Drug Testing in the Government of
[PoliticsWatch updated 3:00 p.m., August 29, 2007]
|Core federal public servants are not subject
to drug screening or tests.
OTTAWA -- Unlike their counterparts in the
United States, federal public servants in Canada have nothing to fear about the
possibility of drug testing or screening.
The 189,000 core public service is not screened or tested for
current or past drug use. This does not include Crown
corporations, most agencies and the RCMP.
"Employees of the core public administration are not screened for drug or alcohol abuse and the Treasury Board of Canada Secretariat does not have any policies in this
respect," Treasury Board told PoliticsWatch.
The reason there is no policy or testing is because Treasury Board
accepts the broad interpretation of the Canadian Human Rights Act
that considers previous or existing drug or alcohol dependence as a
"The current case law on the issue of drug and alcohol testing, and consistent with the act's prohibition of discrimination of disability, drug and alcohol testing policies are generally considered
discriminatory," Treasury Board said.
The Canadian Human Rights Commission (CHRC) said in its
policy interpretation that "perceived disability" would
include an employer perceiving an employee's drug use as impairing
his or her job performance.
The commission is in the midst of a "major" review of its
drug policy, Karen Izzard, a senior policy advisor with the
CHRC, told PoliticsWatch in an interview.
However, she said the "basic thrust" of the interpretation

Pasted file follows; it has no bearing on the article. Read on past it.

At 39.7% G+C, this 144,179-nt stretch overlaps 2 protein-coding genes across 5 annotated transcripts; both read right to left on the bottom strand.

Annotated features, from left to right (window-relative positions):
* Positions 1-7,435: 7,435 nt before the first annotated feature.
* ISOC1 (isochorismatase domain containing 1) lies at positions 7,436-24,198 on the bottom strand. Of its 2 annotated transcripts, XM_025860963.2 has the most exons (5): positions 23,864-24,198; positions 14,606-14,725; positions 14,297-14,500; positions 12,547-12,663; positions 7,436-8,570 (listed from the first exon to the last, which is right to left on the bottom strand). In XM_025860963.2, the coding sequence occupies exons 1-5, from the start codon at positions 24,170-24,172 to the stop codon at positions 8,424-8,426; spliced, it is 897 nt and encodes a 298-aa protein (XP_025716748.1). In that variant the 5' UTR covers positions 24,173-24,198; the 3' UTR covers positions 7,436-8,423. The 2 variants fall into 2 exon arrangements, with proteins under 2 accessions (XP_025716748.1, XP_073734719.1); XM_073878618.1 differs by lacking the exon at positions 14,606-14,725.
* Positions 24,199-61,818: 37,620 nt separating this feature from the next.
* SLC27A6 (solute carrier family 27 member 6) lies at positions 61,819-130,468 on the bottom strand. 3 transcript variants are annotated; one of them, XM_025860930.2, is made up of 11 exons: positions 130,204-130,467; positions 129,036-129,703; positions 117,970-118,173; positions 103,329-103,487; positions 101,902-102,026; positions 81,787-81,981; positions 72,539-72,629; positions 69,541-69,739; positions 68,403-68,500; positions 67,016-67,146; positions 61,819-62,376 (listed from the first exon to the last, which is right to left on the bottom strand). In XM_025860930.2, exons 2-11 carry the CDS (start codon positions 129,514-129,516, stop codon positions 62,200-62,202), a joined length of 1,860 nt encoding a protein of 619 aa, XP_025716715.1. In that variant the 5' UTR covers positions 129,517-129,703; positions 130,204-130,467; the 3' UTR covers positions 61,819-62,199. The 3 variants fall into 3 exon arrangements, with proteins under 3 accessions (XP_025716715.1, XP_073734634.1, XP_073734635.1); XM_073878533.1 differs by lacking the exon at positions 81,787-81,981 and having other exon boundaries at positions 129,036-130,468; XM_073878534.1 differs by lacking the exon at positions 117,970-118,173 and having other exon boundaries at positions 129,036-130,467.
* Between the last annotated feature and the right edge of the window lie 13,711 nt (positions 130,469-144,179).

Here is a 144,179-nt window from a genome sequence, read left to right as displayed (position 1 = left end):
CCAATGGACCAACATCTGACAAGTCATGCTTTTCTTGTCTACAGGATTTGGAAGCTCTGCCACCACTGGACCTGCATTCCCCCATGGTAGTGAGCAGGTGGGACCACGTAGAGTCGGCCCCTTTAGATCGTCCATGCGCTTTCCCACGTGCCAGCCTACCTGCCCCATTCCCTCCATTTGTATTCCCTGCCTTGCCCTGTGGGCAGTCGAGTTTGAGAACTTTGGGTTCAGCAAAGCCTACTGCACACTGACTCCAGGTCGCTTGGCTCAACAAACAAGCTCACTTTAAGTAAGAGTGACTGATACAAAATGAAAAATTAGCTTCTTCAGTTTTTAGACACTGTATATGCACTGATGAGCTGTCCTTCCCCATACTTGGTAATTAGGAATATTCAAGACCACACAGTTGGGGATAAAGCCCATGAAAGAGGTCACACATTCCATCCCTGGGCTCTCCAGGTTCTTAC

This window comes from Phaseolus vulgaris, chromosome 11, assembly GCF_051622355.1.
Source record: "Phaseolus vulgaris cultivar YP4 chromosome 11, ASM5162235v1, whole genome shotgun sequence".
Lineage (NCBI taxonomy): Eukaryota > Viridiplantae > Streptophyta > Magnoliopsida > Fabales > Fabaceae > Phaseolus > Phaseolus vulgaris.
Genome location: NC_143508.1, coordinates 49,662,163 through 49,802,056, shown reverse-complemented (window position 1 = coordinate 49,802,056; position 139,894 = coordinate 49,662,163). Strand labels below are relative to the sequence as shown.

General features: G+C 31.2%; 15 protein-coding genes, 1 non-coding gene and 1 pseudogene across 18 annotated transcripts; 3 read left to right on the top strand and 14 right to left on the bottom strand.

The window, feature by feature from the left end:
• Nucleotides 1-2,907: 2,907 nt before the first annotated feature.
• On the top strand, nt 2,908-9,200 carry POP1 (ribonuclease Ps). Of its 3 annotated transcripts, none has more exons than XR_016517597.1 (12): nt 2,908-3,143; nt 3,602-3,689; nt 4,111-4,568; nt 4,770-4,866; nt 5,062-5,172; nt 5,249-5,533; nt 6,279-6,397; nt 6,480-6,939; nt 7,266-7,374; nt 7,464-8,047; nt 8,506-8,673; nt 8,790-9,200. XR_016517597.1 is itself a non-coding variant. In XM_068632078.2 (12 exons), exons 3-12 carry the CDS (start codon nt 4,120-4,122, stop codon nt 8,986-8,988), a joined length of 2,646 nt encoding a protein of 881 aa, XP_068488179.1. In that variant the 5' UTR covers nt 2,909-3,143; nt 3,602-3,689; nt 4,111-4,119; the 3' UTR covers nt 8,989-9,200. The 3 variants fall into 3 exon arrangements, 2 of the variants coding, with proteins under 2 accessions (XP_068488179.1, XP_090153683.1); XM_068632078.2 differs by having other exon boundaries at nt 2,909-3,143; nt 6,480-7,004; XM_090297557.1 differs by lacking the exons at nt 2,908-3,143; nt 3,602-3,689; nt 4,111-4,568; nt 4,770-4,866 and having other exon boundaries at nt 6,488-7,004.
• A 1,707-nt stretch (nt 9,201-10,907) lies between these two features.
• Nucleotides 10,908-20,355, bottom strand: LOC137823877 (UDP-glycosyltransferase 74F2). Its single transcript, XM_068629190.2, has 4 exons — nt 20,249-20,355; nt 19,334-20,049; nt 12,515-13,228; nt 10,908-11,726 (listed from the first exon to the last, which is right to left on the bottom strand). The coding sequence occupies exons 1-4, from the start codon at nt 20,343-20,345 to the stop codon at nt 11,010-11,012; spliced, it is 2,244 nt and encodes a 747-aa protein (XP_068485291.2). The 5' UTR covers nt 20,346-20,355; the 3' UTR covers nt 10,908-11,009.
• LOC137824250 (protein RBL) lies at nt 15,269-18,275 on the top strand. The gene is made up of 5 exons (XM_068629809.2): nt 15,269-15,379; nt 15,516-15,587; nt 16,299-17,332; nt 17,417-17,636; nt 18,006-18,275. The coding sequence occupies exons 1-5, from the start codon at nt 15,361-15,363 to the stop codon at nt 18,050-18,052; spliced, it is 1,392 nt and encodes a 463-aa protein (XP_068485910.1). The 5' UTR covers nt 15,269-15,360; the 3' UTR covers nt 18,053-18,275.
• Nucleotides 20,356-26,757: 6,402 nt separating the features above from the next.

that drug and alcohol dependence is considered a disability would
"If somebody is dependent on alcohol or drugs they are considered disabled under the Canadian Human Rights
Act," Izzard explained.
"The vast majority of public servants would not be considered to be in safety sensitive positions therefore it would be extremely difficult to justify drug testing under those circumstance."
The CHRC's interpretation of drug dependence being a disability is
supported by the office of Prime Minister Stephen Harper.
"We respect the laws of the land and the decisions of the
tribunals," Sandra Buckler, Harper's director of
communications, told PoliticsWatch in an email.
Only on rare occasions are federal public servants ever asked about
their drug history.
Treasury Board told PoliticsWatch that questions related to drugs or
alcohol are not part of the "standard security screening"
for security clearances for public servants.
However, field investigations where "individuals who have
knowledge of the candidate" are conducted for public servants
who require a "top secret" level of security
Treasury Board said questions about drug use "could be posed
depending on the results of the field investigation."
"The questions would be posed to determine whether this or any other type of adverse information is a security
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